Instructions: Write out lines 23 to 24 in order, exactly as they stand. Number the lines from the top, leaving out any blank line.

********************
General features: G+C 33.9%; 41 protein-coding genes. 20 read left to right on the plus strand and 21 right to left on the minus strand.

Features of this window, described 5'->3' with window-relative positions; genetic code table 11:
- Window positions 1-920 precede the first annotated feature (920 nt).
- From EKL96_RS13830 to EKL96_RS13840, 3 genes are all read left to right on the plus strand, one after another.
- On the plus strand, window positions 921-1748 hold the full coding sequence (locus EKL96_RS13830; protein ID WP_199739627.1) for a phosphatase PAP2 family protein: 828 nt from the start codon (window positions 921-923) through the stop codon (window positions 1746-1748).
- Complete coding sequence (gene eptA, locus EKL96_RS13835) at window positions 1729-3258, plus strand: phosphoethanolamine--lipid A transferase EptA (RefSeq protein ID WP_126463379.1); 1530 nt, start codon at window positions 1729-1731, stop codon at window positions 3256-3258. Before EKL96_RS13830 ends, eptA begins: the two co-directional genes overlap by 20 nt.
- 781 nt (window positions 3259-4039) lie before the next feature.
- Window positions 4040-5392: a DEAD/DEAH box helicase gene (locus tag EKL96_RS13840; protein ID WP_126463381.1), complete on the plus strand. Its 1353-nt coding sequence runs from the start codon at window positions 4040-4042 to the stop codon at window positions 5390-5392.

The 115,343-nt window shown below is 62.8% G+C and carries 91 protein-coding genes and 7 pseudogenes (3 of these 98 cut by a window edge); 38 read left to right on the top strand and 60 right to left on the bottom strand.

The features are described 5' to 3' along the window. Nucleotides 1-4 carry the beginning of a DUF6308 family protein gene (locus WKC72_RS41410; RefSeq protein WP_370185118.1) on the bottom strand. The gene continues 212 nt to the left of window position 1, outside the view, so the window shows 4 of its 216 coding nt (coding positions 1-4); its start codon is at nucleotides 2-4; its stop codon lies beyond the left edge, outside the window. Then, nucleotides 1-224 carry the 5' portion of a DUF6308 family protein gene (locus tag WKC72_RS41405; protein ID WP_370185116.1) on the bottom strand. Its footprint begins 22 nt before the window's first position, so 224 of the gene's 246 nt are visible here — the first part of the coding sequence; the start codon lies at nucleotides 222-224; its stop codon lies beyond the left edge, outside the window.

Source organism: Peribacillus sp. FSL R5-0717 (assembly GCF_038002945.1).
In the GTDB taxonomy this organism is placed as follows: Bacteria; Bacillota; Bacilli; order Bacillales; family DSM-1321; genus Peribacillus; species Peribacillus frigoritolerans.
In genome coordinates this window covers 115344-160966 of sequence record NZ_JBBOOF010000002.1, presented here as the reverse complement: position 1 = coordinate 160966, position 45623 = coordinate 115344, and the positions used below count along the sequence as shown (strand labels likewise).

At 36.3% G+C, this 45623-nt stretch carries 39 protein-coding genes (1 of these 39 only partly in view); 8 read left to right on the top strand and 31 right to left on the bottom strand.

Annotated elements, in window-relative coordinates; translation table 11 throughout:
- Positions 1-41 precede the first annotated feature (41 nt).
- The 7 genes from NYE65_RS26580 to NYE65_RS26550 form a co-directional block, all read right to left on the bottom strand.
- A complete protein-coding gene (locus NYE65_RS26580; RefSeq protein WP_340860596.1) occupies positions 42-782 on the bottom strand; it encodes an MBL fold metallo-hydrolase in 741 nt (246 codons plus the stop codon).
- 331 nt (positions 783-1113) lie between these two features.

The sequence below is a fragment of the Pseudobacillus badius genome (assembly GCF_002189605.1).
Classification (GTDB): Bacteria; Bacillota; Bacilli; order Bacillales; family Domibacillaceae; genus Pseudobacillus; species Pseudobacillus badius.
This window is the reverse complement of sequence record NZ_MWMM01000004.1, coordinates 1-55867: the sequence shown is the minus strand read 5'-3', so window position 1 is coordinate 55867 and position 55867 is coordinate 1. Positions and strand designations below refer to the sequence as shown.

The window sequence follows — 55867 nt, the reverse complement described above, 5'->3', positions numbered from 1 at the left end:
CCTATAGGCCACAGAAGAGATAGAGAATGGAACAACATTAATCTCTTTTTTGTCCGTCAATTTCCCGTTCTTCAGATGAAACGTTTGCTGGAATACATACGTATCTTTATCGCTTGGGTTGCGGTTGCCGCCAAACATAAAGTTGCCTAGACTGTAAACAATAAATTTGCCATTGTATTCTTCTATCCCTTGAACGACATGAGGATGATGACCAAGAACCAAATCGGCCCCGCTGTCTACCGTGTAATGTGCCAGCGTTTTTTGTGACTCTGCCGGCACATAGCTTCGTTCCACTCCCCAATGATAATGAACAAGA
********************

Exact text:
The window sequence follows — 55867 nt, the reverse complement described above, 5'->3', positions numbered from 1 at the left end:
CCTATAGGCCACAGAAGAGATAGAGAATGGAACAACATTAATCTCTTTTTTGTCCGTCAATTTCCCGTTCTTCAGATGAAACGTTTGCTGGAATACATACGTATCTTTATCGCTTGGGTTGCGGTTGCCGCCAAACATAAAGTTGCCTAGACTGTAAACAATAAATTTGCCATTGTATTCTTCTATCCCTTGAACGACATGAGGATGATGACCAAGAACCAAATCGGCCCCGCTGTCTACCGTGTAATGTGCCAGCGTTTTTTGTGACTCTGCCGGCACATAGCTTCGTTCCACTCCCCAATGATAATGAACAAGA